The key to much of fintech’s promise is rooted in accessing, sorting, registering and tracking huge amounts of data. This makes assessing risk easier and cheaper, and – as a result – business operations more secure. This could lead to a significant impact on access to finance for SMEs, enhance the ability of governments to track tax avoidance schemes, and greatly improve identification of, and enforcement action against, criminal or terrorist-affiliated organizations. All of this taken together will support more growth and job creation, and developing countries could be the greatest beneficiaries.

Many countries already have an identification system established, but many don’t. Those that don’t needn’t create one; they can just leapfrog and encourage, or require through legislation, their companies to acquire LEIs. Those countries that do currently have ID systems should consider mapping these to LEIs for global harmonization.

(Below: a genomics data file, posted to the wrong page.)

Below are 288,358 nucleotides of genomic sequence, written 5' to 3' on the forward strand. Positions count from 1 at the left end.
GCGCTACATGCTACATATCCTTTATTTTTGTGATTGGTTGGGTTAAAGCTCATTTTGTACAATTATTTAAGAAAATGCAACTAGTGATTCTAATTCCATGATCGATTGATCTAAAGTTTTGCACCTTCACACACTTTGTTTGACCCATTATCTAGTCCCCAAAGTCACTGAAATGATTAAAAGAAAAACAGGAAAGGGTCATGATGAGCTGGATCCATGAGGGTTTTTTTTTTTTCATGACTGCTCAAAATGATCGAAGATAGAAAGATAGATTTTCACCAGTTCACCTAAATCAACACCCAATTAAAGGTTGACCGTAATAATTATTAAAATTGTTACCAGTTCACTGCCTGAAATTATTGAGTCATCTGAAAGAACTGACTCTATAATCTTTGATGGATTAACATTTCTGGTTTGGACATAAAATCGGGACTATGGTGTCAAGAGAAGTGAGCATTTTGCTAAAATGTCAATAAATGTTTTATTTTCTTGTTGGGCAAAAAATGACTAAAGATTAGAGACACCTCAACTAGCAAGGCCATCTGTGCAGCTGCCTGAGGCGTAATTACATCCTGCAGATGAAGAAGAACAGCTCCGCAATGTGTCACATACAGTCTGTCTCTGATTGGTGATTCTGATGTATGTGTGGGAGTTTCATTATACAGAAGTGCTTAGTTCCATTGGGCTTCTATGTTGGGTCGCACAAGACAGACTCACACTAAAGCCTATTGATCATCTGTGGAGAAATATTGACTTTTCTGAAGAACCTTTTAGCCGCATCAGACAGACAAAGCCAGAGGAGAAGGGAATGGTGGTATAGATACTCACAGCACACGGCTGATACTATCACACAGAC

GLEIF makes available an essential piece of infrastructure for global economy of the future. It contributes to taking us to a more open, transparent and inclusive form of globalization, to the benefit of all concerned.

So, go out today and obtain your own LEI, and make a direct contribution to the evolution of the global architecture for trade, finance and development.

Written by
Steven Beck

Steven Beck

Head of Trade Finance, Asian Development Bank and World Trade Board member

Steven is head of trade finance at Asian Development Bank (ADB). In the nine years Steven has been with ADB he managed exponential growth of ADB’s Trade Finance Program and implemented its first supply chain finance business.

Also at ADB, Steven initiated the International Chamber of Commerce’s Trade Finance Register, which compiles the only industry wide statistics on trade finance default and loss rates. These statistics underpinned changes to Basel III regulations, freeing billions of...